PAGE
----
These may seem to be small things but they actually are fairly large effects. Towards an understanding of the costs of inflation -- II, by Stan Fischer, 1981, argues that perfectly anticipated 10% inflation induces a cost of 0.3% of GDP on account of only one factor : excessive efforts by households and firms to hold less cash.
The rising prominence of gold
Gold is a barbarous relic; it is the investment strategy of choice for uneducated people. It is also a vote of no confidence in fiat money. Our failures in creating a capable central bank, which delivers sound fiat money, are taking Indian households back to their old ways. Many decades of progress in getting households to engage with the modern financial system is being undone in this inflation crisis.
A classic quotation
Lenin is said to have declared that the best way to destroy the capitalist system was to debauch the currency. By a continuing process of inflation, governments can confiscate, secretly and unobserved, an important part of the wealth of their citizens. By this method they not only confiscate, but they confiscate arbitrarily; and while the process impoverishes many, it actually enriches some. The sight of this arbitrary rearrangement of riches strikes not only at security, but at confidence in the existing distribution of wealth. Those to whom the system brings windfalls, beyond their deserts and even beyond their expectations or desires, become `profiteers', who are the object of the hatred of the bourgeoisie, whom the inflationism has impoverished, not less than of the proletariat. As the inflation proceeds and the value of the currency fluctuates wildly from month to month, all permanent relations between debtors and creditors, which form the ultimate foundation of capitalism, become so utterly disordered as to be almost meaningless; and the process of wealth-getting degenerates into a gamble and a lottery.
Lenin was certainly right. There is no subtler, no surer means of overturning the existing basis of society than to debauch the currency. The process engages all the hidden forces of economic law on the side of destruction, and it does it in a manner which not one man in a million is able to diagnose.
From Chapter 6 of The Economic Consequences of the Peace, by John Maynard Keynes. Source: Who said ``Debauch the Currency'': Keynes or Lenin? by Michael V. White and Kurt Schuler, Journal of Economic Perspectives, Spring 2009.
But is there not a tradeoff between growth and inflation?
For a brief period, the empirical evidence in the US suggested that there was a tradeoff between inflation and unemployment. Here's the classic picture, for the 1960s in the US:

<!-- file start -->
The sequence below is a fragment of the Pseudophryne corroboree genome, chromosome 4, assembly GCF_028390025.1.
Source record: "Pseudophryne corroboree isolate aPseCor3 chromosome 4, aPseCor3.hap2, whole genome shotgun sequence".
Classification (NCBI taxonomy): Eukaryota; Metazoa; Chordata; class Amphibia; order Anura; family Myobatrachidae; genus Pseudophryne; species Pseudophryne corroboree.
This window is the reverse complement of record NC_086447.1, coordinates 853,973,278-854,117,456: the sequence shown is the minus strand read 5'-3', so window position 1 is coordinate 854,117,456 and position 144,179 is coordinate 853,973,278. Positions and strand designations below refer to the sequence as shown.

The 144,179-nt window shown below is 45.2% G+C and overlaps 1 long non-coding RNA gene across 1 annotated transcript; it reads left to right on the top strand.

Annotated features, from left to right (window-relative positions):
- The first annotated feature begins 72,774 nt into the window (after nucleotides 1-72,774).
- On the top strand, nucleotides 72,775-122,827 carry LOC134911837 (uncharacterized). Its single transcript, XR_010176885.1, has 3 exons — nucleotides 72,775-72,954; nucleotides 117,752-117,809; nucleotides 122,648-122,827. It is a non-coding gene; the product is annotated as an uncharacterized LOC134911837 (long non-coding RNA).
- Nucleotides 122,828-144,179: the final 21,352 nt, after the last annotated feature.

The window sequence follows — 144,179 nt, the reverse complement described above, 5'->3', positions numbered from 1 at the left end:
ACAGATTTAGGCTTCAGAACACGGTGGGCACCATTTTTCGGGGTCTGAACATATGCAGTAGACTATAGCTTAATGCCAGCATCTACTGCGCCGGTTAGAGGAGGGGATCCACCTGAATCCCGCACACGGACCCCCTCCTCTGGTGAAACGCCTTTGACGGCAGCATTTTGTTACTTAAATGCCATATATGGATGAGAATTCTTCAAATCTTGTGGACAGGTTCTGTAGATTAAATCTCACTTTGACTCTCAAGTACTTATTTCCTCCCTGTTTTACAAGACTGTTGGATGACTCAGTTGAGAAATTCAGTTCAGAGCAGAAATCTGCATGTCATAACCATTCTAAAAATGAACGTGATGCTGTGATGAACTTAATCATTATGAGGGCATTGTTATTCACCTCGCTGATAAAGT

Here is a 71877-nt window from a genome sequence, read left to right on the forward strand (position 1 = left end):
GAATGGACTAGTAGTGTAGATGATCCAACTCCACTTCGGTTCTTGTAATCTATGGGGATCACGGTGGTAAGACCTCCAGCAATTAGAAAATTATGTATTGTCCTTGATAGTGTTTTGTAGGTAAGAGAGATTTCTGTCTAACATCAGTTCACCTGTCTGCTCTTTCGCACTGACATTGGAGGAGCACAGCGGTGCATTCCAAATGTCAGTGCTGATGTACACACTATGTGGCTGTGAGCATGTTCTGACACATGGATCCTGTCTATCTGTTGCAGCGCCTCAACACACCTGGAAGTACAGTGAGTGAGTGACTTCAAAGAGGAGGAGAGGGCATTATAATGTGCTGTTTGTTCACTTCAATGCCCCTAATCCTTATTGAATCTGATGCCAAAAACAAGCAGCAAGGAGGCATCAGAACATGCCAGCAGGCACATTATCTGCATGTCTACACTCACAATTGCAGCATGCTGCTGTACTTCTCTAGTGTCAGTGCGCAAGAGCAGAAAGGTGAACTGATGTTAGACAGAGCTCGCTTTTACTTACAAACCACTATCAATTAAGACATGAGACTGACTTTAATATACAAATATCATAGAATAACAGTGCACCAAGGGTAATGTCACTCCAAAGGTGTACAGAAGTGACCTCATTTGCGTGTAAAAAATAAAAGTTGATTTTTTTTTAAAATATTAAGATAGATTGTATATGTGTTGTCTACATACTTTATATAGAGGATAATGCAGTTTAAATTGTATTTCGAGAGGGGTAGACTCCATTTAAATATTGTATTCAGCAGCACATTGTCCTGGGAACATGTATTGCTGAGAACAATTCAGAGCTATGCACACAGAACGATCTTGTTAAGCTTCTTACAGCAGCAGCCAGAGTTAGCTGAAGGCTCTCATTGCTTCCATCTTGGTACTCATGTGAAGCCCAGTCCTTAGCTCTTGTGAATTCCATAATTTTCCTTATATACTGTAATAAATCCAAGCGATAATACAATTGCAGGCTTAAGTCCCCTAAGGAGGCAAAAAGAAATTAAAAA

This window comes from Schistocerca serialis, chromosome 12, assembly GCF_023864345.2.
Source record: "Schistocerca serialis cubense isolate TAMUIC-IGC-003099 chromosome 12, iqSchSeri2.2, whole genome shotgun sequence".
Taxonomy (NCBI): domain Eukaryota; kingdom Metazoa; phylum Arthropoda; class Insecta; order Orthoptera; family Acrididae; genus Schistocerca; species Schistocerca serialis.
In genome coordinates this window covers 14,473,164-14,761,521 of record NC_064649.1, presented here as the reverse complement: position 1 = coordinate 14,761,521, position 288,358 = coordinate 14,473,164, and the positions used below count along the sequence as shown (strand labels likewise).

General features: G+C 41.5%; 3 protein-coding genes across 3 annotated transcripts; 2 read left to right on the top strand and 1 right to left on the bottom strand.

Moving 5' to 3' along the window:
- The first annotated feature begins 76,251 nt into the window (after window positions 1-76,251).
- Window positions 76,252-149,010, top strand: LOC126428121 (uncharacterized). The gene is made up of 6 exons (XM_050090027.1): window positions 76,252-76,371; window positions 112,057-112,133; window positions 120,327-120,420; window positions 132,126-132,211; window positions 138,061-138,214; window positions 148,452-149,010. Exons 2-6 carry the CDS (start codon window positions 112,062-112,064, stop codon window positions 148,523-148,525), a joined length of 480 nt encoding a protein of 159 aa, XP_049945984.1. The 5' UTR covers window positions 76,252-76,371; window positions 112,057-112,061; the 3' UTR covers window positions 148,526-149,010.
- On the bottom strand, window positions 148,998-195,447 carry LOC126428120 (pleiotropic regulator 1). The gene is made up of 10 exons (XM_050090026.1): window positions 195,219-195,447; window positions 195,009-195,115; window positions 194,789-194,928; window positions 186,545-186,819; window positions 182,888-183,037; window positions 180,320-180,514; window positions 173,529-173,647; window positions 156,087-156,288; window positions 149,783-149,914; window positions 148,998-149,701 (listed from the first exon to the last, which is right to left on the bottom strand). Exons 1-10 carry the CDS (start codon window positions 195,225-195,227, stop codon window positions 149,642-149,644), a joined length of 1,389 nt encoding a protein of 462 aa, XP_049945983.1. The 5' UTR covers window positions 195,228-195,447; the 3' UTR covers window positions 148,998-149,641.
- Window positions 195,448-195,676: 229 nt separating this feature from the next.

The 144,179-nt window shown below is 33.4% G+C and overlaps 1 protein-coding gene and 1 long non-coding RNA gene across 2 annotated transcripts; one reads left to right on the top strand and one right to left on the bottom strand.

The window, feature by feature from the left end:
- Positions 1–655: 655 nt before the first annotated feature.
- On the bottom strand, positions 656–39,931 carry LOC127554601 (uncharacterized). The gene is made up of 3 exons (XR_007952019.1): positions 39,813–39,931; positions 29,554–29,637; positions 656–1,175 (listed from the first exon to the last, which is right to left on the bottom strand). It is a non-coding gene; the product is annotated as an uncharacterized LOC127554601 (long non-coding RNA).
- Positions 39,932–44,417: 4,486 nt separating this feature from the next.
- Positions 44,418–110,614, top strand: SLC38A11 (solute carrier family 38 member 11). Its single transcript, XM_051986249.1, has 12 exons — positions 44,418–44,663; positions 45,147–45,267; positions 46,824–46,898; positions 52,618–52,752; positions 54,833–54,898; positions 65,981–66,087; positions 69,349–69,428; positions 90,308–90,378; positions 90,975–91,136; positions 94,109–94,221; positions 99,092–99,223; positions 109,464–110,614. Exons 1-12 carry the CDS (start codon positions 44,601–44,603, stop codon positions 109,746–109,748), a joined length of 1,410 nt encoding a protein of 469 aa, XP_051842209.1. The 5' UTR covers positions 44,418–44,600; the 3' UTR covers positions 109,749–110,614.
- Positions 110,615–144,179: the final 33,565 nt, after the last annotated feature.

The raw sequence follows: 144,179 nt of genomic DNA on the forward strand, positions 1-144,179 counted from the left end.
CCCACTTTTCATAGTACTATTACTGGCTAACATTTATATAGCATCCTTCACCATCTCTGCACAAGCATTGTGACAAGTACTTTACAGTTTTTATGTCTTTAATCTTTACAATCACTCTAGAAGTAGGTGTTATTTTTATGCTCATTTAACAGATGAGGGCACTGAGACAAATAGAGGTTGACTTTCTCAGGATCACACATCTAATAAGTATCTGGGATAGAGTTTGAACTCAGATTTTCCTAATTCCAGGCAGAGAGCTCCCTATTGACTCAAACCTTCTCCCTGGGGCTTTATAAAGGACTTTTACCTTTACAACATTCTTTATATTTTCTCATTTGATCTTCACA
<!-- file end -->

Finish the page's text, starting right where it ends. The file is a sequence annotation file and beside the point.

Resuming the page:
which shows a nice relationship where higher inflation has gone with lower unemployment. This evidence has led many people, particularly those concerned with the plight of the unemployed, to advocate higher inflation.
A look at the same evidence for the US, over a longer time period, shows no such tradeoff:
The idea that there is a tradeoff between inflation and unemployment is thus an artifact found in the minds of people who studied economics in the 1970s. This proposition was pretty much dead by the late 1970s. One by one, as central banks moved to inflation targeting, aiming and delivering 2% inflation, unemployment went down, not up. Hawkish central banks are the central story about how the stagflation of the 1970s was broken.
In the empirical literature, it is quite clear that by the time we get to double digit inflation, this has a discernable and negative impact on growth. This generally means that at a 95 per cent level of significance, you can reject the null of no effect, in conventional datasets. The conceptual reasoning above gives no reason for believing that there should be a threshold effect, that inflation above 10% should hurt growth but below 10% things should be fine. It could well be the case that when you get to smaller values for inflation (e.g. 9%) this effect size is not detected with conventional datasets at the 95 per cent level of significance.
It is interesting to look at the target inflation rate set in the numerous countries which have setup either de facto or de jure inflation targeting. The median value chosen has been: 2%. If people were convinced that inflation below 10% is not damaging to growth, inflation targets may have been higher. But instead, the typical inflation target in the world is 2%. This underlines the universal consensus in favour of targeting low inflation -- more like 2% and far below the 10% that we've got stuck with in India.
In the West, some people with a weak grip of economics, and strong sympathy for the unemployed, have argued that high inflation is a good thing because it helps reduce unemployment. In contrast, in India, economists have consistently found that the poor are adversely affected by inflation. There has not been a left-of-centre lobby that is soft on inflation, here.
There is no tradeoff between inflation and growth.
High inflation damages growth.
One element of India's growth crisis is India's inflation crisis.
It is important to think carefully about the accountability of the central bank. RBI is not in charge of India's welfare. RBI is in charge of India's fiat money. The one thing that RBI should be held accountable for is delivering low and stable inflation, i.e. for holding CPI-IW inflation within the 4 to 5 per cent range.
Low and stable inflation is an essential ingredient of the foundations of high economic growth in India. RBI can lay that platform. They can do no more. If they try to reach into other objectives, they damage this core.